CBN's Standing Deposit Facility
The CBN Governor, Mr Godwin Emefiele

Data from the National Bureau of Statistics (NBS) has shown that Nigerian bank’s non-performing loans (NPLs) for full-year stood at N8.17 trillion.

This amount is less than the N9.54 trillion worth of NPLs that was recorded in the year prior.

Quarterly breakdown of the NPLs

A total of N2.18 trillion was recorded in the first quarter of 2018 as non-performing loans.

During this quarter, financial institutions in Nigeria lent the total sum of N15.83 trillion to the companies and individuals in the country.

During the second quarter of last year, banks once again provided about N15.58 trillion worth of credit facilities to support the economy. Out of this sum, N1.93 trillion later became non-performing loans.

The same pattern played out in Q3 2018 when financial institutions lent the sum of N15.86 trillion, only to record N2.24 trillion worth of non-performing loans.

For the final quarter of the year, banks and other financial institutions lent provided totalled at N15.35 trillion, out of which N1.79 trillion later became non-performing loans.

From the foregoing, therefore, it can be seen that not only did banks lend the most in the third quarter of 2018, they also recorded the most non-performing loans during the period.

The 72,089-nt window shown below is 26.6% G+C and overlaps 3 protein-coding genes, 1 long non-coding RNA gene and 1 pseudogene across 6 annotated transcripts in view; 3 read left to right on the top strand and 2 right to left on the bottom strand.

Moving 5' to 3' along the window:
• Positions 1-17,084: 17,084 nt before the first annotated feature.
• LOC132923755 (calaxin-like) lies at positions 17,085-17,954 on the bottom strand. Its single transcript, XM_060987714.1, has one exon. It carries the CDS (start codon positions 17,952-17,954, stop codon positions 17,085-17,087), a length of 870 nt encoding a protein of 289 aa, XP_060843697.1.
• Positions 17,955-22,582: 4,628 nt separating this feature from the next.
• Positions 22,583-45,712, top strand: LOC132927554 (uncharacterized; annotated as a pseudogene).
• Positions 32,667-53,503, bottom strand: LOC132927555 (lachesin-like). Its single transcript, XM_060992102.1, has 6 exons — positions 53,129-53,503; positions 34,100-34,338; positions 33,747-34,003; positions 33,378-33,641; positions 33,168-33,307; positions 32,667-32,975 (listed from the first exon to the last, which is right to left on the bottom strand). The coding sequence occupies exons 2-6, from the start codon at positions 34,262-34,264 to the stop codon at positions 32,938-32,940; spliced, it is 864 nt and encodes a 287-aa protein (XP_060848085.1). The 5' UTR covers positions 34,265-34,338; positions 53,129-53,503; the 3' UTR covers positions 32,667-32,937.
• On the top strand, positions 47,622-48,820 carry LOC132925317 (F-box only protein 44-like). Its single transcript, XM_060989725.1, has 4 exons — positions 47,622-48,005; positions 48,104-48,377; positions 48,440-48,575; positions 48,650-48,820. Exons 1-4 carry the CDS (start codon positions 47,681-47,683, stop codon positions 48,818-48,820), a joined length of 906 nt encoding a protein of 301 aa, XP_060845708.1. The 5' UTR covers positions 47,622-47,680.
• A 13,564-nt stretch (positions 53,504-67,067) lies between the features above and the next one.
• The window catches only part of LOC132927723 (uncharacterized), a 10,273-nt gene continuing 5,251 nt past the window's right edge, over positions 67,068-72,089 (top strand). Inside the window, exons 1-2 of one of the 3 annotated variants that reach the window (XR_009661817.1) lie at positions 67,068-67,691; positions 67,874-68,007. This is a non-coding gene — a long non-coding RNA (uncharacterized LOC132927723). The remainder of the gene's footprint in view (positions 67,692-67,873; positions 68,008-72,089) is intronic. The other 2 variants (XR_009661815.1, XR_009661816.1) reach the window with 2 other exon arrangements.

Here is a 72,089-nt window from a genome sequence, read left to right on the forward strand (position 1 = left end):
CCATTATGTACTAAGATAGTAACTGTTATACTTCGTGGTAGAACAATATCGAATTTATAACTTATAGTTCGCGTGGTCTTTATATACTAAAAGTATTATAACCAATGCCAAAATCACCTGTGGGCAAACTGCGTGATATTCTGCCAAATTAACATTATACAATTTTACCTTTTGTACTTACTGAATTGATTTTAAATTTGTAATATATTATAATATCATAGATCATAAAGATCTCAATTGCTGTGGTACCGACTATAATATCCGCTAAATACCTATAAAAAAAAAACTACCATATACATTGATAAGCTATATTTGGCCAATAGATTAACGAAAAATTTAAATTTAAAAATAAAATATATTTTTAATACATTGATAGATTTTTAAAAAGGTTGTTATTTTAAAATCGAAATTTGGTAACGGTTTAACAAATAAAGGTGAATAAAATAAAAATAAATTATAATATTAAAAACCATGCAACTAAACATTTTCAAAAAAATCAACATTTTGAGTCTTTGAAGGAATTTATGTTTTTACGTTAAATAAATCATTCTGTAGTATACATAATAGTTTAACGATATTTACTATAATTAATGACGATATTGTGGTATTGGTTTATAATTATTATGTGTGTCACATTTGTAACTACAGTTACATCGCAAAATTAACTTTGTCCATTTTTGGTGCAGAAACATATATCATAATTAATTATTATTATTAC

Here are some sectors of the economy that received loans from banks

Operators in the Nigerian oil and gas sector borrowed the most loans, followed by their counterparts in the manufacturing sector.

Coronation Research

Others include the operators in the real estate market, insurance, education, information technology, transportation, and others.

Is the Federal Government to blame for the considerably high NPLs?

Back in December during the final Monthly Policy Meeting for 2018, Governor of the Central Bank of Nigeria (CBN) Mr Godwin Emefiele, had implied that the Federal Government was partly responsible for the banking sector’s high NPLs.

He told journalists that non-performing loans in the sector would drastically reduce if the Government could just offset its contractual debts.

“We have been very clear about this, with the size of contractor debts in the region of N2.7 trillion and because these debts are unpaid to the contractors, they are unable to service or pay back their loans at the banks and that is why we seized the opportunity of this communiqué to talk about it so that these debts can be paid.”


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